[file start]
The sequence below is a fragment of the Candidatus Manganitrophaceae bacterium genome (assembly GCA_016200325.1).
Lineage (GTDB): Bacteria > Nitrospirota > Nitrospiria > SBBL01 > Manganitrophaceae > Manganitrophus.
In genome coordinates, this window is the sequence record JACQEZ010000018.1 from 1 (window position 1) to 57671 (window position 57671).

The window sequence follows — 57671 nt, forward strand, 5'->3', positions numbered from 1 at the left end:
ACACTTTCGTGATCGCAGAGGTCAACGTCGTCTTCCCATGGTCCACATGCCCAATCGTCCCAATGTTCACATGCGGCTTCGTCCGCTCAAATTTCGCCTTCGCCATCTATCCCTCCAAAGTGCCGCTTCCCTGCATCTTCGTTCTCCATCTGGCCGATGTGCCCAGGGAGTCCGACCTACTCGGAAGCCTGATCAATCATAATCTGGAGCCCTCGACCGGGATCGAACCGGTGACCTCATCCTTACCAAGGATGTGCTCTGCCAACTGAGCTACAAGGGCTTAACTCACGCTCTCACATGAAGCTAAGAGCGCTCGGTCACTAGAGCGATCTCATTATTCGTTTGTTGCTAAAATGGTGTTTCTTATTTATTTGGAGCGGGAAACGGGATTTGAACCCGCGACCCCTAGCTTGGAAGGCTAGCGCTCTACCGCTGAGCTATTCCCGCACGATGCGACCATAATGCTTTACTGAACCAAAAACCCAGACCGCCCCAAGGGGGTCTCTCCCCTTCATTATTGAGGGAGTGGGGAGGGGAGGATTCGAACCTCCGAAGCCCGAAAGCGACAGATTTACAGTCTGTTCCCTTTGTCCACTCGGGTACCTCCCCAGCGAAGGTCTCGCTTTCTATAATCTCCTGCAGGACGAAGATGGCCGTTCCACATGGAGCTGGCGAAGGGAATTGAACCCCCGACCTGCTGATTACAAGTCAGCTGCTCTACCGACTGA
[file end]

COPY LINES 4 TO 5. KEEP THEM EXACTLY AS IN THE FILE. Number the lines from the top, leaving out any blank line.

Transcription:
The window sequence follows — 57671 nt, forward strand, 5'->3', positions numbered from 1 at the left end:
ACACTTTCGTGATCGCAGAGGTCAACGTCGTCTTCCCATGGTCCACATGCCCAATCGTCCCAATGTTCACATGCGGCTTCGTCCGCTCAAATTTCGCCTTCGCCATCTATCCCTCCAAAGTGCCGCTTCCCTGCATCTTCGTTCTCCATCTGGCCGATGTGCCCAGGGAGTCCGACCTACTCGGAAGCCTGATCAATCATAATCTGGAGCCCTCGACCGGGATCGAACCGGTGACCTCATCCTTACCAAGGATGTGCTCTGCCAACTGAGCTACAAGGGCTTAACTCACGCTCTCACATGAAGCTAAGAGCGCTCGGTCACTAGAGCGATCTCATTATTCGTTTGTTGCTAAAATGGTGTTTCTTATTTATTTGGAGCGGGAAACGGGATTTGAACCCGCGACCCCTAGCTTGGAAGGCTAGCGCTCTACCGCTGAGCTATTCCCGCACGATGCGACCATAATGCTTTACTGAACCAAAAACCCAGACCGCCCCAAGGGGGTCTCTCCCCTTCATTATTGAGGGAGTGGGGAGGGGAGGATTCGAACCTCCGAAGCCCGAAAGCGACAGATTTACAGTCTGTTCCCTTTGTCCACTCGGGTACCTCCCCAGCGAAGGTCTCGCTTTCTATAATCTCCTGCAGGACGAAGATGGCCGTTCCACATGGAGCTGGCGAAGGGAATTGAACCCCCGACCTGCTGATTACAAGTCAGCTGCTCTACCGACTGA